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Unfortunately, the purple martin is extremely vulnerable towards predators. If you have a purple martin colony without any protection from predators, it’s very likely you won’t have it for much longer. It’s not a matter of if you will receive predators coming after your colony, but a matter of when.

Majestic Purple Martin Surveys His Territory

Luckily for you, there are many other landlords that have battled this problem and there are quite a few unique solutions you may consider when putting together your purple martin house. Here are a few steps I would definitely take, and then I have followed that up with an optional tactic as well.

Necessary Protection You Should Consider for Purple Martins

1. Regular Nest Checks

Your first line of defense against predators is to do regular nest checks. The ultimate goal is to do them daily. This is a time for you to check for any predators that may be lurking within your compartments. Many landlords have been able to rid their purple martin houses of snakes before getting too many eggs or young.

I believe that part of nest checking is documenting your findings so you can determine if there may be a problem. I am aware of other landlords that have found issues with their colony such as missing eggs and were able to help them determine whether they have a predator problem or not.

2. Predator Guards

The most common resource for defending your colony is a predator guard. There are numerous available commercially. These are devices that typically snap onto your pole. Your most common predators are likely going to be snakes and raccoons. These guards are a pretty good first line of defense. It prevents smaller snakes from being able to go up the pole as they get stuck in a shape similar to an upside down cup and can’t go up any further. The device also will slant with weight being added to it so raccoons find it difficult to climb.

There are also quite a few homemade style guards that you can find online. This is considered the best option, but may be a bit of a challenge to setup for a lot of landlords. Below is a video that provides some instructions on how you can set one up.

3. Bird Netting

If you are performing regular nest checks and have a predator guard up, this is really a great first step to defending your colony from predators. However, there have been many that have found large snakes to be able to go over the top of many of the commercial predator guards available. If they are large enough, they can twist their bodies around the pole, and lift their heads up haver the top of the sides of the predator guards. If they can reach the top edge, there is nothing else preventing them from reaching your purple martin nests.

For this reason, many people prefer to use bird netting to create additional protection against larger snakes. You do not need a lot of it. Generally I have seen people create a “bed” of it that extends out using some type of metal rods. you want it to extend at least 12 inches on each side of your guard. It should also be the second line of defense, meaning that you will place this above your guard on the pole.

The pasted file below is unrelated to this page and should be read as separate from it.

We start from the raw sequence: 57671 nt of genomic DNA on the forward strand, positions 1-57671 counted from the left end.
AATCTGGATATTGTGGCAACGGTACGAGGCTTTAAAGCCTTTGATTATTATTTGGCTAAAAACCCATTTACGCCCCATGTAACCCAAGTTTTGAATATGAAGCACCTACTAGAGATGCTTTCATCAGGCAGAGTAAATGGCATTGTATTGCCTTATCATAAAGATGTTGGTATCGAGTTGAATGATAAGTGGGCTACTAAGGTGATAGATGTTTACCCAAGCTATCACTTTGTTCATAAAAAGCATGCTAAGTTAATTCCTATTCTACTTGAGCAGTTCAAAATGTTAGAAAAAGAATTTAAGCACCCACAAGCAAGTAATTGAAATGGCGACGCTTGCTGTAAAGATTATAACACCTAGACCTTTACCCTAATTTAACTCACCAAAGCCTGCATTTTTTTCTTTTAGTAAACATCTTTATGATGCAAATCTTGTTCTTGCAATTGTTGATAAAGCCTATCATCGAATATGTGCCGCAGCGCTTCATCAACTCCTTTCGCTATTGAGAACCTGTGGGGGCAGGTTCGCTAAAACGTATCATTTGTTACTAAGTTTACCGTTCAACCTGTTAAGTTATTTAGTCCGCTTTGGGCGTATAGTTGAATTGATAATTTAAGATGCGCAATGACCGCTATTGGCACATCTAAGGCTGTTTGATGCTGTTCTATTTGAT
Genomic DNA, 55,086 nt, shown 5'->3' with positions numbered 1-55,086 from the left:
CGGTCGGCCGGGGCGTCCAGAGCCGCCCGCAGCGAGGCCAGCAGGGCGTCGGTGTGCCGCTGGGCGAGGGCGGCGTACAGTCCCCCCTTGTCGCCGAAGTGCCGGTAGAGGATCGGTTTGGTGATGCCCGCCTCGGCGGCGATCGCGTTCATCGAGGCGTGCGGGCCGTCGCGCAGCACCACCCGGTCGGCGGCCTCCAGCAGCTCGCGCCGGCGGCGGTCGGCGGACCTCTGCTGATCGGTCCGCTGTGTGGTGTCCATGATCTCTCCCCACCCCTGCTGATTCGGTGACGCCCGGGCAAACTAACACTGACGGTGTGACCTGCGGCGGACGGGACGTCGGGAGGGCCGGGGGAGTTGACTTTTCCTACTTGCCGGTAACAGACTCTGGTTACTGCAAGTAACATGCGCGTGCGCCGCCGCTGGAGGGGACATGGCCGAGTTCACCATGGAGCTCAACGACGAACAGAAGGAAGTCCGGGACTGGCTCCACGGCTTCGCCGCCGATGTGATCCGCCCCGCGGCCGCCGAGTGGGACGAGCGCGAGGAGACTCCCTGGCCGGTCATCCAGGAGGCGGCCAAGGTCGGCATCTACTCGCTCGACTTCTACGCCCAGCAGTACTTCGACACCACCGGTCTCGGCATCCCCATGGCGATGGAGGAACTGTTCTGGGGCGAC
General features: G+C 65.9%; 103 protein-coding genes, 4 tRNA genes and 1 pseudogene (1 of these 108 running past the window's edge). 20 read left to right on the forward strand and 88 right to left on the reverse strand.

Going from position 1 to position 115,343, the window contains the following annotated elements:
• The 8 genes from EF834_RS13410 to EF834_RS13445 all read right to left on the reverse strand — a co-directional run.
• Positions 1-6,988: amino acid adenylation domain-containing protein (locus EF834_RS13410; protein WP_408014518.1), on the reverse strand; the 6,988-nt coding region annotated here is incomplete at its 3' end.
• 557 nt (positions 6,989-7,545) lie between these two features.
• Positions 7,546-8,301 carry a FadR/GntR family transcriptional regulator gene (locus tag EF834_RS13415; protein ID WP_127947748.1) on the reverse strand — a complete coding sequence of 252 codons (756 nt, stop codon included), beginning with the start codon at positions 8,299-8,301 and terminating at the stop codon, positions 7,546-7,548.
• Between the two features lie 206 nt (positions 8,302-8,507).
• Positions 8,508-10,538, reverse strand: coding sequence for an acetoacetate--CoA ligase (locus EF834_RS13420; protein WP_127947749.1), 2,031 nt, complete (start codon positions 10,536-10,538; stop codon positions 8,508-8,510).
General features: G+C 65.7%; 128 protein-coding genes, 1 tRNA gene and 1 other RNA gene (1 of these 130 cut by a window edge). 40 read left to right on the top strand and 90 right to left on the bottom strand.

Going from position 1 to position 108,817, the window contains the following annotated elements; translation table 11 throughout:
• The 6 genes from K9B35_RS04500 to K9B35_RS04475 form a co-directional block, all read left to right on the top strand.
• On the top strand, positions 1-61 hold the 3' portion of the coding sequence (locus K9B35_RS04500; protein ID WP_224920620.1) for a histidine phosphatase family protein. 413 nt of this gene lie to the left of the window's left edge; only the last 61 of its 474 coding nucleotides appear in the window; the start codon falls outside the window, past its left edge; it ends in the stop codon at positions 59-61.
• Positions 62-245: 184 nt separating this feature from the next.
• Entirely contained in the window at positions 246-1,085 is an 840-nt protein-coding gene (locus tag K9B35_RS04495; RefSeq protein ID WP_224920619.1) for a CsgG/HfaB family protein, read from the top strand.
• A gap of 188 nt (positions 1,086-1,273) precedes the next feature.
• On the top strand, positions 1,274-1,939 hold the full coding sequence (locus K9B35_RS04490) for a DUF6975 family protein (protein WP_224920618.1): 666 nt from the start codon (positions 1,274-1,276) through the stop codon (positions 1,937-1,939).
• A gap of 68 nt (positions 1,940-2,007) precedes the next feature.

The reason for placing this above the guard is because this netting does not prevent raccoons at all. Consider it a small ladder for your raccoon if nothing else. However, it is a great defense against snakes and many purple martin landlords swear by this system.

Optional Protection for Your Purple Martin Colony

Below are a few optional choices for you. Some may help more than others, but they may be a bit more rare to use in many instances.

1. Cages

If you have issues with owls, there are very few options to help you keep them out of your purple martin house, killing off and eating the young. For many people, the option is to add a cage, much like you may see dog kennels made of. They are also often homemade. Keep in mind these are meant to keep owls and other flying animals from your purple martin nests, so you want to ensure that you install it at least 12 – 16 inches away from the entrances on the house or gourds.

Keep in mind if you add such a structure that it will add significant weight to your setup. Consider investing in a strong pole.

2. Noise

Radio noise or some of the commercial options online may be a good option for preventing owls. There are several devices meant to keep owls away from chickens and any of these should be sufficient for helping with your purple martins as well.

The downside to using these devices is that some landlords have stated that if you already have problems with owls attacking your colony, this will not fix the issue. It may keep them from coming initially, but if they know there is a meal there, they will return regularly with or without the noise.

3. Cameras

I really like the use of cameras. Not only is it an awesome way to monitor to your colony, but if you are starting to notice anything odd or have any concerns about predators coming in the late night hours, this may be a good option for you. A basic game / hunting camera will work well. It has been known to see owls or raccoons attempting to get to your colony. If you know they are working at it, you may be able to prevent them from ever reaching the nests.


I found the Purple Martin Fanatics Facebook page to be extremely helpful with the information above. They had a Zoom meeting about some of the options available out there for guards that I found to be quite interesting. It is worth the watch if you are having issues!